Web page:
I’ve often enjoyed awkward pauses in conversation, laughing inside at the clumsy silence hanging between two people. This evening, however, the pause lingering in the air presses against me like a growing balloon, and there’s no inner smile to break its taut skin.
“I ni su Yaya. K’u jooni? Pi-ar-denni?” I’ve crossed paths with my close friend Yaya in the faint blue afterglow of twilight, and his white smile glows at me in the darkness. We exchange greetings, which flow naturally between us, overlapping, advancing and retreating like waves. When the tide ebbs, I complain about the topic that no one can avoid,
“I was sure rain was going to come this afternoon. The wind kicked up, the sky darkened, and then it vanished.”
“I thought it was going to come too. I really did.”
“How many millimeters have you measured this month?”
“Not even twenty. Last year we had more than 200 by this time. I’ve never seen anything like this. No one has.”
His words drop into the night air and leave only a hole, a gaping silence that I don’t know how to fill. I look up at the emerging stars, that lovely sight that has become ominous in its unabashed verification of a clear and cloudless sky. It’s been twelve days since the last rain fell in M’Pedougou, and everything and everyone watches the sky in angst. The corn plants, poking their puerile heads out of the ground, complain amongst each other in soft parched murmurs about the drought and the noisome clouds of dust.
The silent balloon pressed against my flesh starts to hurt, but I don’t know what to say to Yaya. He rescues me with a gentle, “A be na nogoya,” It’ll get better. We’ll get out of this. I nod and affirm his blessings, and we continue on our paths. The silence, though broken, still clings to me and I can’t shake off its sticky tendrils.
What if it doesn’t nogoya? What if this is a symptom of global warming, and Mali (and the world) is in store for more and more extreme weather events that will disrupt our ways of life and of living? I look up at the sky again, trying to locate the shreds of guilty silence still weighing on me in the darkness. The sticky part of the silence is the part gnawing its way into my conscience: the awareness of my own contributions to that unseen but present layer of greenhouse gases. The stars wink down at me through these layers, and I remember with greater guilt that I’m going home soon. Back to the land of gas-guzzling cars, heaters, air conditioners and TVs and rampant, blind, blithely rapacious energy use that we use to entertain ourselves and to make our lives “comfortable” and “easy.”
[I’ve been reading a truly life-changing book called “The Gift of Good Land,” by Wendell Berry, and in it Berry notes our tendency in the US to look too narrowly at a problem, and thus invent solutions that either do not solve the problem, make more problems, or make it worse. Case in point: air conditioners. Because of increased global warming, on hot summer days (let’s be honest here, not hot compared to Mali), people want to be comfortable, so they turn on their air conditioners. This consumes electricity, which is made in many areas of the country by burning coal. The burning coal adds more greenhouse gases to the atmosphere, and we’re back to square one. ]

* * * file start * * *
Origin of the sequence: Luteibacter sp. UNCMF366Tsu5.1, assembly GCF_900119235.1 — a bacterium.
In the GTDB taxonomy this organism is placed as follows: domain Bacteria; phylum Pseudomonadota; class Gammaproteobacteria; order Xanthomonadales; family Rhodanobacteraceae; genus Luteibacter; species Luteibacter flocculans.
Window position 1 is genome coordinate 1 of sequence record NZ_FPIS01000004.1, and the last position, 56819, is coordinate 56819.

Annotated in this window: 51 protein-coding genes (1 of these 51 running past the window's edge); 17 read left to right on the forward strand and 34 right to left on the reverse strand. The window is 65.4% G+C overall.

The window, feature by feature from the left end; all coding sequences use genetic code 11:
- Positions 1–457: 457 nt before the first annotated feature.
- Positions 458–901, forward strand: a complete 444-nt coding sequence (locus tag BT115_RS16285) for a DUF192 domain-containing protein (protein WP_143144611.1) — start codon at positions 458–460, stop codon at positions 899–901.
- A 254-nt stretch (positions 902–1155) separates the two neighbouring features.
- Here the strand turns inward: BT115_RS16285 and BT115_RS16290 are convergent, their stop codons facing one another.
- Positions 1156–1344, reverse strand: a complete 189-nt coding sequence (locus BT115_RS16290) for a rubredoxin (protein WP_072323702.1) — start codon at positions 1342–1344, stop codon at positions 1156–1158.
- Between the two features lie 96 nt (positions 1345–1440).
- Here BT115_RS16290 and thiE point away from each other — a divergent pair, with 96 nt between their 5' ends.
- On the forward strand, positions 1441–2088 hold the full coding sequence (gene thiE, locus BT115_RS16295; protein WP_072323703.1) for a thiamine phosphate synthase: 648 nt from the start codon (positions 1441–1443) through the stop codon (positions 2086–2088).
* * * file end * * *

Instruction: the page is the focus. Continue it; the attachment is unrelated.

Standing here in the dark on a well-worn footpath in this small African village, I have felt no greater shame. It will be Yaya, the man with the warmest smile I’ve ever known, who will have to sell some cows this year to help his family get by. It will be Alimatu, my host mom who tells stories late into the night, who will have to scrape at the dry earth with her short-handled hoe to re-plant crops when the first planting has died of thirst. It is these people, who have worked outside under a blistering sun their whole lives, who have never known the luxuries of light switches, running water, refrigerators, or cars in which to zip down to the 7-11 for a slurpee and a bag of chips, who will suffer (first) through the consequences of our behavior.
The true irony lies in their desire to be like us. They are people who traditionally lived only off the interest of their “natural bank account,” leaving the principal alone so their kids would have something to live of off. Then they see and hear of America, which is eating away directly at its principal and proclaiming itself “wealthy,” and they are envious of our wealth. It’s normal, it’s only human, but it’s also tragic.
How can I go home and go back to the American life, after seeing and knowing what I do now? Now that I know that when I hop into a car or buy food shipped from across the country, doused with fertilizers, and processed in a fume-emitting factory… that in merely participating in the American lifestyle, I’m (in an indirect way, but as part of the larger problem) making the soil just a little bit dryer for my dear friends Yaya and Alimatu. They won’t blame me. When I leave they’ll thank me profusely with heaps of peanuts and chickens for coming to “help” them, and I’ll smile guiltily and glance up at their dry skies. That will be an awkward pause that sticks with me for awhile.